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  (1) Posted by Joaquim Crusats [Saturday, Jan 10, 2009 23:28]  A problem by Július Sunyer I need some help with a problem published by Dr. Július Sunyer in 1930.
Jordi Breu, a Catalan composer now aged 81 is preparing a new homemade edition of “Selecció dels Problemes compostos per Josep Paluzie” (in Catalan language, “Selection of Problems composed by Josep Paluzie”) mostly for historical reasons so that some copies can be preserved in the National Library of Catalonia for future chess composers interested in the history of chess composition in Catalonia. The book includes the problems that “El Club d’Escacs Barcelona” (Barcelona Chess club) published in “Els Escacs a Catalunya” (Chess in Catalonia) in 1930 in a homage dedicated to Josep Paluzie. Among the problems there was the one below by Július Sunyer, another wellknown Catalan composer of retros (as I have found out in the Retrograde Analysis Corner). The problem, which I did not find in the PDB Server, is the following:
(= 9+12 )
Add two white pieces (none of them on g3) and then white #1
ELS ESCACS A CATALUNYA, December,1930, pages 670671.
The solution by Sunyer was published in the same magazine, February 1931, p.718.
Solution: Add a wBd1 and a wRg4 and 1.Rg2#
The main ideas in Sunyer’s solution are the following:
Black played last, the only possible move was b1=B. All captures by black took place in black squares, thus the wB initially in f1 must still be on the board. Since it is not the piece that can deliver the mate it must be on d1 because when black promoted, the bRa1 couldn’t be checking the wK.
Now there is some reasoning to exclude a mate by the wQ. Owing to the fact that all the knights are still on the board, and given the pawn structure, the first capture had to be gxQf6. Since the wB on dark squares can not mate, the only possible solution is the one above.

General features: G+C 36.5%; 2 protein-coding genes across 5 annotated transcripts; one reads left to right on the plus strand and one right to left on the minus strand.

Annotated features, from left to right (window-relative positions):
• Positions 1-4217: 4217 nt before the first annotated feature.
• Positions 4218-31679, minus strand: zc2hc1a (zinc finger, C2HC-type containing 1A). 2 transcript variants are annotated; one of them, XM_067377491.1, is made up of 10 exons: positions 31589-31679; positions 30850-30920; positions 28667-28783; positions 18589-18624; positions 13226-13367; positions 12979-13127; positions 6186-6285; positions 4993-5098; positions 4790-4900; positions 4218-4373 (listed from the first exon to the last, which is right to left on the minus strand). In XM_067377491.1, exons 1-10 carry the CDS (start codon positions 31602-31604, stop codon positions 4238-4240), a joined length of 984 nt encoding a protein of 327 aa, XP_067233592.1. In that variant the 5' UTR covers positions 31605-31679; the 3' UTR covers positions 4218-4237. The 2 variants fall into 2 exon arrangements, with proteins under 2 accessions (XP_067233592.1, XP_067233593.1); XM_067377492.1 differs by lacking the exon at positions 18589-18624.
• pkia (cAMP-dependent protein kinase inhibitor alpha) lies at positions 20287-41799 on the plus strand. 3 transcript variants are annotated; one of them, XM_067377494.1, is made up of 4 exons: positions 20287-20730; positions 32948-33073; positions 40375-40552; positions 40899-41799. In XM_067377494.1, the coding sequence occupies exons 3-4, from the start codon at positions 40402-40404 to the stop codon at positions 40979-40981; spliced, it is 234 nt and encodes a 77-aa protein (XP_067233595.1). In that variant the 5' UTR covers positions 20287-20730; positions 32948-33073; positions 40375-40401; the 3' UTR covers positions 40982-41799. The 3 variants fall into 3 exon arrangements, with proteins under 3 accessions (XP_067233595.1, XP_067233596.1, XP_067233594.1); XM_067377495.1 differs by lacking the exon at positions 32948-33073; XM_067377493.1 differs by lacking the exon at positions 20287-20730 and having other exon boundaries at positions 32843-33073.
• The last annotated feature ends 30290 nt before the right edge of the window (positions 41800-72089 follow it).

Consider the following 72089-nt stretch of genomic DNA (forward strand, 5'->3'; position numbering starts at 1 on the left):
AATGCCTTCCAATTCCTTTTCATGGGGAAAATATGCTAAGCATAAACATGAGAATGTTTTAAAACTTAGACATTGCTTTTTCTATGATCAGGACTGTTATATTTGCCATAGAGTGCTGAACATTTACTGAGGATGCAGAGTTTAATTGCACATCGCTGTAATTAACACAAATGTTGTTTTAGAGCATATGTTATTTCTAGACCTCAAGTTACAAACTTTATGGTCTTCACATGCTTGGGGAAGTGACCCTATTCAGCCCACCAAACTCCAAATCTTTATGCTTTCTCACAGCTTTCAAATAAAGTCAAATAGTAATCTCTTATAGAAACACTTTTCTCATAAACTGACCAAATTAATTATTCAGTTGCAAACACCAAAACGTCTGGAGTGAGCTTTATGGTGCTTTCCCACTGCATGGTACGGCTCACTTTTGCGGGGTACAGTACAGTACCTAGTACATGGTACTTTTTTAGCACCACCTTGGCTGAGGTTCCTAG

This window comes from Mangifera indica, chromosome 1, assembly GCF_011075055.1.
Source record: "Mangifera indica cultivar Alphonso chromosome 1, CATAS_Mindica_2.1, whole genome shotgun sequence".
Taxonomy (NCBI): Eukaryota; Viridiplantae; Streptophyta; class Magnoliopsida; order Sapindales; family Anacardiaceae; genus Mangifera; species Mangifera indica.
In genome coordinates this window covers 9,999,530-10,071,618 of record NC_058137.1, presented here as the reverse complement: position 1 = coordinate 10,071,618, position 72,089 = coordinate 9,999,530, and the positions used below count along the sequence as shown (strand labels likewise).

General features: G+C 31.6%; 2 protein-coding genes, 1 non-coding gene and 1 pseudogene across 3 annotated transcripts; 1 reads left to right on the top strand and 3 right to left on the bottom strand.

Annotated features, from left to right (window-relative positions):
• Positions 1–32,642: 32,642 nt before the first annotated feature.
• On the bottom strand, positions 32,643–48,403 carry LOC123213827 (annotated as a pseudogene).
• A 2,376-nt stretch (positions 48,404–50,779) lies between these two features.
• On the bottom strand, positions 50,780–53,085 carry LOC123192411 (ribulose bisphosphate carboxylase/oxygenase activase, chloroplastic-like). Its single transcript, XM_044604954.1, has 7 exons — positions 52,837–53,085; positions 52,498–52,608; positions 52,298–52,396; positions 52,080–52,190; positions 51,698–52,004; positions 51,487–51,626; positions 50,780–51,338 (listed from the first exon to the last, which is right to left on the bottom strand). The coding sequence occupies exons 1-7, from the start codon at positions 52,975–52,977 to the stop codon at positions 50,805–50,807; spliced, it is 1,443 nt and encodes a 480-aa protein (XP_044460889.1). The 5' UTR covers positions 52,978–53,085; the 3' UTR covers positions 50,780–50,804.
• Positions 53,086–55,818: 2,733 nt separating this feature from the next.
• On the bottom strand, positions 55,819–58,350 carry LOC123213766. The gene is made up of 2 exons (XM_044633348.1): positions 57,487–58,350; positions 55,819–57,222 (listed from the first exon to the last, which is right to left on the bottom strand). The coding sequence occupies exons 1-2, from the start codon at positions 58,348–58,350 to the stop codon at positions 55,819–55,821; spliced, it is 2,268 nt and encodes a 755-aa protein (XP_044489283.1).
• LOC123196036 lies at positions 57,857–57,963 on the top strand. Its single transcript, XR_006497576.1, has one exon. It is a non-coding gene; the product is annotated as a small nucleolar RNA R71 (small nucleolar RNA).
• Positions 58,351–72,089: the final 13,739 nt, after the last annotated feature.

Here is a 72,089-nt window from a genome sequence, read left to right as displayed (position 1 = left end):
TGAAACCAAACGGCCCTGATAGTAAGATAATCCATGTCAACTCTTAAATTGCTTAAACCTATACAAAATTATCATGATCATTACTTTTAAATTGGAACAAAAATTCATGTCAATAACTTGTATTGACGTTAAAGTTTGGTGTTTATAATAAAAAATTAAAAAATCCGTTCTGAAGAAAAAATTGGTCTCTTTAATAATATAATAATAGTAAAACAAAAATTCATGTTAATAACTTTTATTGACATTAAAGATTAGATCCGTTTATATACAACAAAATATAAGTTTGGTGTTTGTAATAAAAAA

However, Dr Sunyer was very self critic about the need of the statement (none of them on g3). Paluzie wondered whether or not the problem could be improved.
So I would be most grateful if you could comment on the following points:
a) is the problem cooked? The initial position (including the two additional pieces) seems to be easily legal,
b) has the problem been reprinted somewhere else?
c) can you see any way to improve the problem keeping all the original content in such a way that a mate by a wQ cannot be initially ruled out (and ideally the mate by the wQ should be also unique as the intended one by the wR) without the need of any additional statement added to the stipulation?
J.Breu would like to use the comments in the new edition of the booklet, but of course only if you agreed.
Thanks in advance,
Joaquim Crusats   (2) Posted by Joaquim Crusats [Monday, Jan 12, 2009 11:13]  I have received a correction by email which seems to be sound.
Since that author might want, perhaps, to publish it I would be most grateful if you didn't anticipate it here. Could you send any possible correction to me via email at:
joaquimchessproblem AT gmail.com
In any case I'll eventually post the new version here.
Thanks.   (3) Posted by Joost de Heer [Monday, Jan 12, 2009 13:47]; edited by Joost de Heer [090112]  The original position seems to be illegal after the addition of the two white pieces:
White has 11 pieces left (including the two pieces that have to be added). Black's last move was b2b1=B. This pawn captured 5 times. This includes the bpawn which was captured on b2. Since the last move was b2b1=B, the white bishop from c1 could never have left its homesquare.   (4) Posted by Joaquim Crusats [Monday, Jan 12, 2009 14:58]  The wP initially on b2 need not be captured on b2. In fact, it couldn't or the position would indeed be illegal. It was captured on c3 when captures where possible, that is, after the wQ had been taken on f6.   No more posts 
MatPlus.Net Forum General A problem by Július Sunyer